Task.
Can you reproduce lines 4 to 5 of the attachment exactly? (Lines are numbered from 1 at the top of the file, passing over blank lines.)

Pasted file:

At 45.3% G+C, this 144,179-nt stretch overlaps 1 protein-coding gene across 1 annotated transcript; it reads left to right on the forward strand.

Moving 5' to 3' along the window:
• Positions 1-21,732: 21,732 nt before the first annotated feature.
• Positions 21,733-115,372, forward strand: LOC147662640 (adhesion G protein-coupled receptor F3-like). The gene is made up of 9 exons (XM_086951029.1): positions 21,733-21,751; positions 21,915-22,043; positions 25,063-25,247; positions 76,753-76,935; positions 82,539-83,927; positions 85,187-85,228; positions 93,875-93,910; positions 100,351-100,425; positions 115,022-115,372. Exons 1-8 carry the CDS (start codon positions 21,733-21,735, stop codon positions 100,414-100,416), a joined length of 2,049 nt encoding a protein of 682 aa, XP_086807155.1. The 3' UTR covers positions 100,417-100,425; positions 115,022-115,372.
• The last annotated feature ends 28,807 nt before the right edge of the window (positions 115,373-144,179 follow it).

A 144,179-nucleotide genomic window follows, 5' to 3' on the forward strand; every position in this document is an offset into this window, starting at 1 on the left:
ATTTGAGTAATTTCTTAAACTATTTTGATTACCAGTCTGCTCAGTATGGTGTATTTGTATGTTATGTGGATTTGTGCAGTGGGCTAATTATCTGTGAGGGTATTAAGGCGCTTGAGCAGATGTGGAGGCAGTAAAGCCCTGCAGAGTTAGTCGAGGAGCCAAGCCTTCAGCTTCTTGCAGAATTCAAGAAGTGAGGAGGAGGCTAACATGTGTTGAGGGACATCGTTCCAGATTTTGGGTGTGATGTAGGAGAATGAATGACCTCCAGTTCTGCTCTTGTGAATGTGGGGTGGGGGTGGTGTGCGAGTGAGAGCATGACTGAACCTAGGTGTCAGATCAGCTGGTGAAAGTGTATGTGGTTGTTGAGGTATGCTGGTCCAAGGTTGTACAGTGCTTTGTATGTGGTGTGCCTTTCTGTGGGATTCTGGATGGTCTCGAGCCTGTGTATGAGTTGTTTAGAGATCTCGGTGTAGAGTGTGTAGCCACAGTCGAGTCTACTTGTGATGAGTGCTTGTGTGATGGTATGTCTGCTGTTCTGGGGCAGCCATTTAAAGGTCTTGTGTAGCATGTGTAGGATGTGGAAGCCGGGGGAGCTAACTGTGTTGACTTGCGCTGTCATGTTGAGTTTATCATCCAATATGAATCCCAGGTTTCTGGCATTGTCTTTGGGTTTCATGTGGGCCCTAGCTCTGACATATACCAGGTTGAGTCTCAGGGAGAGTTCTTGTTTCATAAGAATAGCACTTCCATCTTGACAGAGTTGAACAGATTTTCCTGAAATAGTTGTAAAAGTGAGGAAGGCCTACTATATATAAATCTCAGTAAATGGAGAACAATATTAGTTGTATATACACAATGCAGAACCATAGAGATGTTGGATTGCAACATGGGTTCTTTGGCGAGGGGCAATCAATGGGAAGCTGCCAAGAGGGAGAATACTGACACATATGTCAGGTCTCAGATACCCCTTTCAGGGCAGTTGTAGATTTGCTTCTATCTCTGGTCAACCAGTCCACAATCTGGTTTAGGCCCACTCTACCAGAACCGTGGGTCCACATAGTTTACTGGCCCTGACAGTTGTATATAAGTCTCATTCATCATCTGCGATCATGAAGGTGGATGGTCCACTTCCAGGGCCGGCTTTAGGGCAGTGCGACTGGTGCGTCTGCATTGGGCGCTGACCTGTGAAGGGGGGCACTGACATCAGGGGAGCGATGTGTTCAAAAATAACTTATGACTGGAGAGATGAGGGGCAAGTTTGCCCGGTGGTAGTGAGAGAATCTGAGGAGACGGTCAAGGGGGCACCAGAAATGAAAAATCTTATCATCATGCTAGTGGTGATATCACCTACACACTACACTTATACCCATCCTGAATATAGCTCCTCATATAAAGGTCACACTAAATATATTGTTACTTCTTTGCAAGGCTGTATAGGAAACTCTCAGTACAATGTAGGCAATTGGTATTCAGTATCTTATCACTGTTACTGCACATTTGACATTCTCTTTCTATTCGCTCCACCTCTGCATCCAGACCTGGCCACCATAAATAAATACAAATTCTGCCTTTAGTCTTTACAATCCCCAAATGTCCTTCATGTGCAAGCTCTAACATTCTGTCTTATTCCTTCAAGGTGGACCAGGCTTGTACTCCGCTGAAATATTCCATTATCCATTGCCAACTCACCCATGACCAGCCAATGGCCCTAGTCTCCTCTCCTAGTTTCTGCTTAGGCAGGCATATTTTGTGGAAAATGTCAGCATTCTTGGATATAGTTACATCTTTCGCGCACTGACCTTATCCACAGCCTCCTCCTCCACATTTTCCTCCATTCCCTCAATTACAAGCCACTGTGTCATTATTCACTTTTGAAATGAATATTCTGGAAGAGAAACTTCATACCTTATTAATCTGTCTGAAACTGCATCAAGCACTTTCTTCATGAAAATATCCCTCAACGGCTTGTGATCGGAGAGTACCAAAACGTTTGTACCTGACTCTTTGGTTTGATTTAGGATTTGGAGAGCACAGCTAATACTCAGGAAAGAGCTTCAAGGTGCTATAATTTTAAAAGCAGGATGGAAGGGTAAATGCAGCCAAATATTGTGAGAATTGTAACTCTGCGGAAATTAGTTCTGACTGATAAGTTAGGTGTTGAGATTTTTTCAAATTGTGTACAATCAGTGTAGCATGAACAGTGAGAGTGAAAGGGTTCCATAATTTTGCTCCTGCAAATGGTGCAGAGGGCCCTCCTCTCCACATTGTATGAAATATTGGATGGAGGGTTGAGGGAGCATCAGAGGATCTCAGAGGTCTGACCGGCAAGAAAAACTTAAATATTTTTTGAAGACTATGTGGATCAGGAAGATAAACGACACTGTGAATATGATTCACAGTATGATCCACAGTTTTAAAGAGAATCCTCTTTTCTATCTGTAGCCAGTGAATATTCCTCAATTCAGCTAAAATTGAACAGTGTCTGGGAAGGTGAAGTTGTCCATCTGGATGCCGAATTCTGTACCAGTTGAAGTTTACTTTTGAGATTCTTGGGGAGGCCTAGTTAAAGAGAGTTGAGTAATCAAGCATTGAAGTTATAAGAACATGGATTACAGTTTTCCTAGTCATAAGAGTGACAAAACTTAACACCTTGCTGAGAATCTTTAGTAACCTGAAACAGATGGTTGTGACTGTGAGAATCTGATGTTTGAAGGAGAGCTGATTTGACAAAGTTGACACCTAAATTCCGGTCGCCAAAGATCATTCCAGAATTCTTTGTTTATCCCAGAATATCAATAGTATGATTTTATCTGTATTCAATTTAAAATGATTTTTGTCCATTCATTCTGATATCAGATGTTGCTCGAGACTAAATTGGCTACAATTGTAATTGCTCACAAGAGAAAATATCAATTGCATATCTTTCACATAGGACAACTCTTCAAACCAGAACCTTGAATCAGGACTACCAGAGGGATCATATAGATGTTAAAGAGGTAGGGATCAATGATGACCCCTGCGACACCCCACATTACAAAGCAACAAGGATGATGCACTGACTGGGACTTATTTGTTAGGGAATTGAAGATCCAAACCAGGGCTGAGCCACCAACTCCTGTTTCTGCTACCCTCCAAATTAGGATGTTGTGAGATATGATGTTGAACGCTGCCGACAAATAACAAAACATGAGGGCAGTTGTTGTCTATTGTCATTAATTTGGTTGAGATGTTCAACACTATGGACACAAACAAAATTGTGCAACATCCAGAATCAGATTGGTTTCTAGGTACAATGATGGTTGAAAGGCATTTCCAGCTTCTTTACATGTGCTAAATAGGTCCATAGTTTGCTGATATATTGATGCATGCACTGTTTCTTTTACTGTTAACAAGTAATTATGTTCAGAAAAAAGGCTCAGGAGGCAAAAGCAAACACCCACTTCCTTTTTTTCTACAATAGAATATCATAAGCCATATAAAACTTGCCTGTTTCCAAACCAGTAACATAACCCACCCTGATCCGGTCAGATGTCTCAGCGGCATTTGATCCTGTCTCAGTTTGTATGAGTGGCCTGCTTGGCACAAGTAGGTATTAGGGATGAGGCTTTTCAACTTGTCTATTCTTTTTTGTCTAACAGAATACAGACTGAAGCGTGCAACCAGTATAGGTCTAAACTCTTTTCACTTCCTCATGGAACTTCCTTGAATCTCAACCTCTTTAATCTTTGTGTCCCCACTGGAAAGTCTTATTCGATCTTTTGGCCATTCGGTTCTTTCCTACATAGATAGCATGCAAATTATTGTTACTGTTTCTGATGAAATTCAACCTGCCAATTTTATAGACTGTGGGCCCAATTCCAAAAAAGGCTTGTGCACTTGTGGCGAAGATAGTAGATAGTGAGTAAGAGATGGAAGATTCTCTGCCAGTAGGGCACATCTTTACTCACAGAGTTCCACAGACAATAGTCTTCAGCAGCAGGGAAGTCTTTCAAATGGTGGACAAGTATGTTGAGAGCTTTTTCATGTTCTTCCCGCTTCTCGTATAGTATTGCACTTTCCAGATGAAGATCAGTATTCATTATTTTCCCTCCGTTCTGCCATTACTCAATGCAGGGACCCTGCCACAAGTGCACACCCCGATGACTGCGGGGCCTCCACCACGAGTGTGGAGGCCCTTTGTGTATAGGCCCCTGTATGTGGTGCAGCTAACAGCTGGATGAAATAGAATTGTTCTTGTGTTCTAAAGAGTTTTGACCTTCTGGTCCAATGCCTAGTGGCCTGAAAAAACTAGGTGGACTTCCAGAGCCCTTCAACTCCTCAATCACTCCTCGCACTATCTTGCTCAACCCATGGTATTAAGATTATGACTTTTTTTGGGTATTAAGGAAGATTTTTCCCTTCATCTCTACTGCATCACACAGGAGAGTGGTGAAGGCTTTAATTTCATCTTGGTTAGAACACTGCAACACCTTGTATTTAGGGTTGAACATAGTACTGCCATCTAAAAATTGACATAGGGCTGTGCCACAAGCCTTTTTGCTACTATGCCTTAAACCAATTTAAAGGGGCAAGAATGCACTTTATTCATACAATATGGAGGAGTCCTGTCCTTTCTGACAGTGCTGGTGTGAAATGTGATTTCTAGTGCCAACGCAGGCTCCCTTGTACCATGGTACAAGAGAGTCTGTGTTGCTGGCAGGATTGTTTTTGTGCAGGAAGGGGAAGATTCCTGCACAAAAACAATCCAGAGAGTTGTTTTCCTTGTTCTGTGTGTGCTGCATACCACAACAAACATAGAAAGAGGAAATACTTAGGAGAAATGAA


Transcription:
• Positions 21,733-115,372, forward strand: LOC147662640 (adhesion G protein-coupled receptor F3-like). The gene is made up of 9 exons (XM_086951029.1): positions 21,733-21,751; positions 21,915-22,043; positions 25,063-25,247; positions 76,753-76,935; positions 82,539-83,927; positions 85,187-85,228; positions 93,875-93,910; positions 100,351-100,425; positions 115,022-115,372. Exons 1-8 carry the CDS (start codon positions 21,733-21,735, stop codon positions 100,414-100,416), a joined length of 2,049 nt encoding a protein of 682 aa, XP_086807155.1. The 3' UTR covers positions 100,417-100,425; positions 115,022-115,372.
• The last annotated feature ends 28,807 nt before the right edge of the window (positions 115,373-144,179 follow it).